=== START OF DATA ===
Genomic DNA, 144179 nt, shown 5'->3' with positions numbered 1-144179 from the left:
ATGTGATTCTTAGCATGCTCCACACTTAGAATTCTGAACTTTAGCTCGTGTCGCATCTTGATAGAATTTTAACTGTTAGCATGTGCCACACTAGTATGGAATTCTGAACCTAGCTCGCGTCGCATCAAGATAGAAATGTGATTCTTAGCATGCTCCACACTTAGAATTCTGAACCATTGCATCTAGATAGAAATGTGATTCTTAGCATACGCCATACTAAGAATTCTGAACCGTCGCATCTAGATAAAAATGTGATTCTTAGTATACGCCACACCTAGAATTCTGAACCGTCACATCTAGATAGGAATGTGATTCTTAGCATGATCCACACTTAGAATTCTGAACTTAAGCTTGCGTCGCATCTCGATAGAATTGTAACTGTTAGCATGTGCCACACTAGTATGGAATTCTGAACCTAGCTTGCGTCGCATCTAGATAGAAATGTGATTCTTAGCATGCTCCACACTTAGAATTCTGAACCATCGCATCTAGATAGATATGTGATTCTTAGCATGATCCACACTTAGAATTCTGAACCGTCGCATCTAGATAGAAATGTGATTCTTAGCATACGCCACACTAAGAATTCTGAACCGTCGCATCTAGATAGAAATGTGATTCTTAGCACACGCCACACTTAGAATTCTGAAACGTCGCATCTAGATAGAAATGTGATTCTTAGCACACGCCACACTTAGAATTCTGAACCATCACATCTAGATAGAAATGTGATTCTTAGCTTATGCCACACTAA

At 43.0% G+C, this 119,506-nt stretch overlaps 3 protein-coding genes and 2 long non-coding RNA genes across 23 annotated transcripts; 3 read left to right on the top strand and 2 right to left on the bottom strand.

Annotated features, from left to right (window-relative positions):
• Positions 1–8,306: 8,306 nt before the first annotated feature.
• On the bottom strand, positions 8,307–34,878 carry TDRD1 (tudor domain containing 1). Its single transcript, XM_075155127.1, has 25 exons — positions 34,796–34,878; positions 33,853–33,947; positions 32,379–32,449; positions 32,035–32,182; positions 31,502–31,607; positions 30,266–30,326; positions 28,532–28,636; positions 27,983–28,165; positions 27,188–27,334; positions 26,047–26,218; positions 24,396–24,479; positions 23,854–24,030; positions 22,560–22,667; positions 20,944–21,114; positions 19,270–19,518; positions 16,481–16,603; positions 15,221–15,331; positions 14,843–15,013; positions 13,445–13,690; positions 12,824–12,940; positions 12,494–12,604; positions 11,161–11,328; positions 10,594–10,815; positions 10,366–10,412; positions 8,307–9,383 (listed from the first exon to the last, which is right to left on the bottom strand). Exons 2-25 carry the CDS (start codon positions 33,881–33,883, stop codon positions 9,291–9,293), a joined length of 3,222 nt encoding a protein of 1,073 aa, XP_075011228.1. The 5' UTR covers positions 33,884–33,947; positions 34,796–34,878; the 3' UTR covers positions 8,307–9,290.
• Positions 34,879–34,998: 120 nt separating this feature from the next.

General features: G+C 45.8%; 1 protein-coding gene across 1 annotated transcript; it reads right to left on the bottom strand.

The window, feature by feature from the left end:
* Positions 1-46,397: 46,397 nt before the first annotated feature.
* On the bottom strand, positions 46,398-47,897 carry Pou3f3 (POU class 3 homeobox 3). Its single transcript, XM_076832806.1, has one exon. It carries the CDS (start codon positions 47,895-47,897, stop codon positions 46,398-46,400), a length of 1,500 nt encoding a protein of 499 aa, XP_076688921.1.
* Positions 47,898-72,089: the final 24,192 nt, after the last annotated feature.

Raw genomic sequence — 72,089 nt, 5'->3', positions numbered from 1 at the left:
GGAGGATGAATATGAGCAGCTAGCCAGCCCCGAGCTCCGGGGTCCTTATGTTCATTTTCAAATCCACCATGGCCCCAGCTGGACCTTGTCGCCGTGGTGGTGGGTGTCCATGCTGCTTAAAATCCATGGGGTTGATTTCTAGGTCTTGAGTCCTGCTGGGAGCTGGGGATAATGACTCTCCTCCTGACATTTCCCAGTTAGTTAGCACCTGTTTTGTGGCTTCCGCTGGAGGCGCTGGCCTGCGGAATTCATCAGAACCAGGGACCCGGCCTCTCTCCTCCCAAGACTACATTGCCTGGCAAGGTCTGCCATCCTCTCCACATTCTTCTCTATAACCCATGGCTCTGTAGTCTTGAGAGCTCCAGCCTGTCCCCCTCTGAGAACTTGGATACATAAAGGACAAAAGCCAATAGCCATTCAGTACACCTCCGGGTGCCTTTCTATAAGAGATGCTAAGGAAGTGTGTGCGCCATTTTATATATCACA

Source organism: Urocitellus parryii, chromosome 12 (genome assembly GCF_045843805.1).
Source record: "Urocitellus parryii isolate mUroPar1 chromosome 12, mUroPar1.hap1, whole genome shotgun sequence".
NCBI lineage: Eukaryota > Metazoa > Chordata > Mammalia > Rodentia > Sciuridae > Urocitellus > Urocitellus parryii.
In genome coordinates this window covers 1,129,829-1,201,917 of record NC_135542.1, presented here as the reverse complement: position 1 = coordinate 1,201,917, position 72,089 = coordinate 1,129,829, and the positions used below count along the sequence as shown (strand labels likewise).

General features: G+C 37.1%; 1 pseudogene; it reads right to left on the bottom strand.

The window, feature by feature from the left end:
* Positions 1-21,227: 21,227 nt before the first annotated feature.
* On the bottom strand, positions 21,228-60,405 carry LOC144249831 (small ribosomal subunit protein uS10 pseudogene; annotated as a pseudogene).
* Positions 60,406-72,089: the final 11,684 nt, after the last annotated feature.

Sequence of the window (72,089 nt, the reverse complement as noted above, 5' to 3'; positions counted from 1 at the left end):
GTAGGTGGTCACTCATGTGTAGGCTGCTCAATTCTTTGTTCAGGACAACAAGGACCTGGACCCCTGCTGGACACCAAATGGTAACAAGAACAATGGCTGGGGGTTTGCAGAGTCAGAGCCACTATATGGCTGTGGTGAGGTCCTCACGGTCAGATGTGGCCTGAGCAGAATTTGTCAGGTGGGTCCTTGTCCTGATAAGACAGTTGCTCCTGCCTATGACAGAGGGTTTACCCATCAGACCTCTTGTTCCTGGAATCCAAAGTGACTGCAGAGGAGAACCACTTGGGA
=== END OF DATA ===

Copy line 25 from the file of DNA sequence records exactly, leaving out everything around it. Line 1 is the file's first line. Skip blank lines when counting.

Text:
GTAGGTGGTCACTCATGTGTAGGCTGCTCAATTCTTTGTTCAGGACAACAAGGACCTGGACCCCTGCTGGACACCAAATGGTAACAAGAACAATGGCTGGGGGTTTGCAGAGTCAGAGCCACTATATGGCTGTGGTGAGGTCCTCACGGTCAGATGTGGCCTGAGCAGAATTTGTCAGGTGGGTCCTTGTCCTGATAAGACAGTTGCTCCTGCCTATGACAGAGGGTTTACCCATCAGACCTCTTGTTCCTGGAATCCAAAGTGACTGCAGAGGAGAACCACTTGGGA